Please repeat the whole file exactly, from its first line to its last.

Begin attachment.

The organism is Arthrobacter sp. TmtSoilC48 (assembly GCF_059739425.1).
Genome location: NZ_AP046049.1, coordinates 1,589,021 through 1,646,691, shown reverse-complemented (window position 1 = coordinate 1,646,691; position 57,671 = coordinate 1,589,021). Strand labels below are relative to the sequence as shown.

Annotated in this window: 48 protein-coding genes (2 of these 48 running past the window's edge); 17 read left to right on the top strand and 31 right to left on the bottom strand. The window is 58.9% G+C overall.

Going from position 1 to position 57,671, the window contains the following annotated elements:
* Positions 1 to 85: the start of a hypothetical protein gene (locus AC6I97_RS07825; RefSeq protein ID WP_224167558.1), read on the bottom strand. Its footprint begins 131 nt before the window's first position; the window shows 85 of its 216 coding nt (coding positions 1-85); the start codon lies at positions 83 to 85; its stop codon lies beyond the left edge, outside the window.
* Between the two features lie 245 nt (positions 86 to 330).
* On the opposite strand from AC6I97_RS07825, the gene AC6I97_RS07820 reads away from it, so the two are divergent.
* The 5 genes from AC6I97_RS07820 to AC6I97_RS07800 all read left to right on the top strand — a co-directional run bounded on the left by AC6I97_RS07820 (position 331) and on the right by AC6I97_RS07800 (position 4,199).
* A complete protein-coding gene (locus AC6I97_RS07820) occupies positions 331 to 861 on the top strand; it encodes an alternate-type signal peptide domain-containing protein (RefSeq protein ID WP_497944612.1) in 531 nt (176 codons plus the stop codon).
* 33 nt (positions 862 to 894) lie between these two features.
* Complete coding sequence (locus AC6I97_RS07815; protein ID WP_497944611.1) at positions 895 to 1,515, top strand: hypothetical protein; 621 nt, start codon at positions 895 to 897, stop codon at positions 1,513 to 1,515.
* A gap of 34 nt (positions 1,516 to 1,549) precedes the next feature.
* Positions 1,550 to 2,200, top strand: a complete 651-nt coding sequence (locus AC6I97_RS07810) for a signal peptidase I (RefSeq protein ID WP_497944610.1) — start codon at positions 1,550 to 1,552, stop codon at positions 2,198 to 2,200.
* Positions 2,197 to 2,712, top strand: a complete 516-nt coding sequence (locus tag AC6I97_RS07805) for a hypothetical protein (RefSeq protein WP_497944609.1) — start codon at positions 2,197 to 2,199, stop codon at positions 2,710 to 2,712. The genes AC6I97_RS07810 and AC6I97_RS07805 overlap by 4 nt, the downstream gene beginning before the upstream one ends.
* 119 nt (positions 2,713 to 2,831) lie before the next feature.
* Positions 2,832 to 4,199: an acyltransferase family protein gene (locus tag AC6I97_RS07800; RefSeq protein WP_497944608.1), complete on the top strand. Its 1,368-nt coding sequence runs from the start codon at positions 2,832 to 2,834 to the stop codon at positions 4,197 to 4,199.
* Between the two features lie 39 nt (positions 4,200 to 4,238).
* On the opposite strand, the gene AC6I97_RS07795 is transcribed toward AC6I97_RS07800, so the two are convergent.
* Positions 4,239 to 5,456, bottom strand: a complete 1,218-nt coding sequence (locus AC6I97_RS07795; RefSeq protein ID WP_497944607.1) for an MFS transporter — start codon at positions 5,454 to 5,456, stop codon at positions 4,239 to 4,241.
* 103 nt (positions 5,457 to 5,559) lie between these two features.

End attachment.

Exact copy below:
The organism is Arthrobacter sp. TmtSoilC48 (assembly GCF_059739425.1).
Genome location: NZ_AP046049.1, coordinates 1,589,021 through 1,646,691, shown reverse-complemented (window position 1 = coordinate 1,646,691; position 57,671 = coordinate 1,589,021). Strand labels below are relative to the sequence as shown.

Annotated in this window: 48 protein-coding genes (2 of these 48 running past the window's edge); 17 read left to right on the top strand and 31 right to left on the bottom strand. The window is 58.9% G+C overall.

Going from position 1 to position 57,671, the window contains the following annotated elements:
* Positions 1 to 85: the start of a hypothetical protein gene (locus AC6I97_RS07825; RefSeq protein ID WP_224167558.1), read on the bottom strand. Its footprint begins 131 nt before the window's first position; the window shows 85 of its 216 coding nt (coding positions 1-85); the start codon lies at positions 83 to 85; its stop codon lies beyond the left edge, outside the window.
* Between the two features lie 245 nt (positions 86 to 330).
* On the opposite strand from AC6I97_RS07825, the gene AC6I97_RS07820 reads away from it, so the two are divergent.
* The 5 genes from AC6I97_RS07820 to AC6I97_RS07800 all read left to right on the top strand — a co-directional run bounded on the left by AC6I97_RS07820 (position 331) and on the right by AC6I97_RS07800 (position 4,199).
* A complete protein-coding gene (locus AC6I97_RS07820) occupies positions 331 to 861 on the top strand; it encodes an alternate-type signal peptide domain-containing protein (RefSeq protein ID WP_497944612.1) in 531 nt (176 codons plus the stop codon).
* 33 nt (positions 862 to 894) lie between these two features.
* Complete coding sequence (locus AC6I97_RS07815; protein ID WP_497944611.1) at positions 895 to 1,515, top strand: hypothetical protein; 621 nt, start codon at positions 895 to 897, stop codon at positions 1,513 to 1,515.
* A gap of 34 nt (positions 1,516 to 1,549) precedes the next feature.
* Positions 1,550 to 2,200, top strand: a complete 651-nt coding sequence (locus AC6I97_RS07810) for a signal peptidase I (RefSeq protein ID WP_497944610.1) — start codon at positions 1,550 to 1,552, stop codon at positions 2,198 to 2,200.
* Positions 2,197 to 2,712, top strand: a complete 516-nt coding sequence (locus tag AC6I97_RS07805) for a hypothetical protein (RefSeq protein WP_497944609.1) — start codon at positions 2,197 to 2,199, stop codon at positions 2,710 to 2,712. The genes AC6I97_RS07810 and AC6I97_RS07805 overlap by 4 nt, the downstream gene beginning before the upstream one ends.
* 119 nt (positions 2,713 to 2,831) lie before the next feature.
* Positions 2,832 to 4,199: an acyltransferase family protein gene (locus tag AC6I97_RS07800; RefSeq protein WP_497944608.1), complete on the top strand. Its 1,368-nt coding sequence runs from the start codon at positions 2,832 to 2,834 to the stop codon at positions 4,197 to 4,199.
* Between the two features lie 39 nt (positions 4,200 to 4,238).
* On the opposite strand, the gene AC6I97_RS07795 is transcribed toward AC6I97_RS07800, so the two are convergent.
* Positions 4,239 to 5,456, bottom strand: a complete 1,218-nt coding sequence (locus AC6I97_RS07795; RefSeq protein ID WP_497944607.1) for an MFS transporter — start codon at positions 5,454 to 5,456, stop codon at positions 4,239 to 4,241.
* 103 nt (positions 5,457 to 5,559) lie between these two features.